Historical Growth? Good Revenue and Cash Flow growth in last 12 months.
Almost all trends – numerically – look good. Revenue has been increasing at a good clip. Cash Flow has been proportionately increasing. Credit quality is better. Here are some convincing charts:
Based on this evidence, it appears that ICICI management has improved its credit risk management capabilities considerably. Will this newfound sense of risk management remain steadfast? We don’t know. We can’t. But it’s logical to bet Yes.
However, despite better credit risk management, some risks are hard to hedge out completely. Considering this is India, the risk of political instability causing economic instability is always present. Banks will always be sensitive to macro-economic shocks. Currently, ICICI’s biggest risk exposure is the India Housing Market. About 30% of ICICI’s loan book is exposed to this macro risk. What is the risk, specifically? We’ve discussed this in some detail here but the gist is this: Unemployment rates have increased in India and if the Modi government doesn’t step in to boost that somehow, there could be more delinquencies, especially in the Housing market. If that happens, ICICI NPA’s could increase.
Apart from this, the biggest risk in the ICICI story is old skeletons peering from the proverbial closet. This last quarter, ending September 30th, 2019, saw some other loan assets in (as clarified by Management in the last earnings call) the Construction and Infrastructure industries were downgraded to below-investment-grade. This was surprising in the face of overall improvement in the bank’s credit risk profile. And these were, no doubt, related to loans made 2, 3 or 4 years ago when the bank went on a commercial lending binge. Management mentioned that more downgrades should be expected. But they comforted analysts by saying the impact on cash flow should be immaterial.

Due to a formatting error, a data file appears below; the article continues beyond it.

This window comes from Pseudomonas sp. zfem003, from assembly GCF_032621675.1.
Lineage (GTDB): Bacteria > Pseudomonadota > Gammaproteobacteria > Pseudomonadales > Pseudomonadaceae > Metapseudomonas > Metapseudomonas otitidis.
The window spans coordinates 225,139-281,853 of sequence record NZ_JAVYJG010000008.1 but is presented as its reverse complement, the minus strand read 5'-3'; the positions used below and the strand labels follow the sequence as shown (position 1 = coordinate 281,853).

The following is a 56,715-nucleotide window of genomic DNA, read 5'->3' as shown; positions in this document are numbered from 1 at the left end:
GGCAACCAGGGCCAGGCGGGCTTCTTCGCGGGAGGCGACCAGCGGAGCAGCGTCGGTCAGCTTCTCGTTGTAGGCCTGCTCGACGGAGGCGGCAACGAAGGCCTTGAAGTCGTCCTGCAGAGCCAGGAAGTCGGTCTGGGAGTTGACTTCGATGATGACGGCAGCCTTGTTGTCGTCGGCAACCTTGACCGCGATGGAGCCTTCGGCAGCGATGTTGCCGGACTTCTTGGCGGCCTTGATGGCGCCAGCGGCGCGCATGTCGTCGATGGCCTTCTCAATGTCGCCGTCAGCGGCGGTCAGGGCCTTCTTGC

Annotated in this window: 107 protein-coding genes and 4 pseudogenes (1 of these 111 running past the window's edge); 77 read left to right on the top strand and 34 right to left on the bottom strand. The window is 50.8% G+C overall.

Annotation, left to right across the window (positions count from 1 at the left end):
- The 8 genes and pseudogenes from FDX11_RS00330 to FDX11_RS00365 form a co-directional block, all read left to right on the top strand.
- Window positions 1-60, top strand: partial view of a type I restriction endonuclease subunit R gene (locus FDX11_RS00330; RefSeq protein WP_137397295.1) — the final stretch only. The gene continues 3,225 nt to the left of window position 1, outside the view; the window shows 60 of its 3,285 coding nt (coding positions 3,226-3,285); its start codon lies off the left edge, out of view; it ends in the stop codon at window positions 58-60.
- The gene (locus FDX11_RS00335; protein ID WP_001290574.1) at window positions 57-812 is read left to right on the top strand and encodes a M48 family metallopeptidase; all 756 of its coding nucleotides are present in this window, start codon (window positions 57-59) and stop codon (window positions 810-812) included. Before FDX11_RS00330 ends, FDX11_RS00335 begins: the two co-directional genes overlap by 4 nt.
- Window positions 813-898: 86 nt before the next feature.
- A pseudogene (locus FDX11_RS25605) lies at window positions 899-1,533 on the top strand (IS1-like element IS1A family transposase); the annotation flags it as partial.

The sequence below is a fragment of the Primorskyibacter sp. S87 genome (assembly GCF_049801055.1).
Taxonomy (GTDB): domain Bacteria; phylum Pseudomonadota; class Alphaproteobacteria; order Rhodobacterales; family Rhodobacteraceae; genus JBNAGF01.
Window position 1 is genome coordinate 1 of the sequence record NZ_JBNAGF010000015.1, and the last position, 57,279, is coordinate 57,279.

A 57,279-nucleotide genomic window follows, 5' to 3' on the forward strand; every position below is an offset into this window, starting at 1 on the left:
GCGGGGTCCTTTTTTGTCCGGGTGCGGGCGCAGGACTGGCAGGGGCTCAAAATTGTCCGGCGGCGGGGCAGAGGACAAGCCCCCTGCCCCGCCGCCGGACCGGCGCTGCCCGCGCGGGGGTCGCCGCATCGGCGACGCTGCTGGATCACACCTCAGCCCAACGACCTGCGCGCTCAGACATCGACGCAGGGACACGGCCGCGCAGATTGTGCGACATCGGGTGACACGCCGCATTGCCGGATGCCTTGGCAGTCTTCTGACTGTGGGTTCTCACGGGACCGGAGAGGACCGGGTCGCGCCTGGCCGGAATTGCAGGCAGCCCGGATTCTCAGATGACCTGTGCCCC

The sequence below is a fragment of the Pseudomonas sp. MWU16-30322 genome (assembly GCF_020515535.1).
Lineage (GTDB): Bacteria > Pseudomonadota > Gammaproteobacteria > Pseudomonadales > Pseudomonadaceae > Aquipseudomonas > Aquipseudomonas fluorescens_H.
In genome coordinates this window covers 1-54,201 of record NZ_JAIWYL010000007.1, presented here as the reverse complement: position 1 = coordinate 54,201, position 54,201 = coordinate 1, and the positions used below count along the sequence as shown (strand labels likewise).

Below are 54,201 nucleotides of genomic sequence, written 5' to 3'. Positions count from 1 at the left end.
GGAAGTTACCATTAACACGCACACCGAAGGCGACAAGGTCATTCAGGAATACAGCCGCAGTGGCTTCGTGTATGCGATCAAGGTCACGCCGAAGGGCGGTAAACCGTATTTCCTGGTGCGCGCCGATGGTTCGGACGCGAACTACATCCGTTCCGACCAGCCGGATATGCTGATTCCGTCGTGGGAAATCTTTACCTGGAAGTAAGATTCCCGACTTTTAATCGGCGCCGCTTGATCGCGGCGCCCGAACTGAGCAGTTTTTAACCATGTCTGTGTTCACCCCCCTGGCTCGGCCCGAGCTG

Overall, ICICI’s loan book should grow along with the bottom-line – cash flow. However, credit quality may worsen somewhat, which could have an offsetting impact, albeit a small one.
Durability of Competitive Advantage: The Moat
Competition? HDFC Bank, Axis, Kotak. And some government banks.
Competition is stiff but limited. The other biggies in India also have formidable footprints and a complete suite of smartphone apps. When it comes to product offering or technology or geographical footprint, ICICI faces strong competition in each category. But taken together, in totality, ICICI stands out along with HDFC Bank. They’re the top 2 private-sector banks, with Axis being a distant third. Kotak has other offerings, like investment research and brokerage accounts – categories in which they have a more established presence compared to HDFC Bank or ICICI.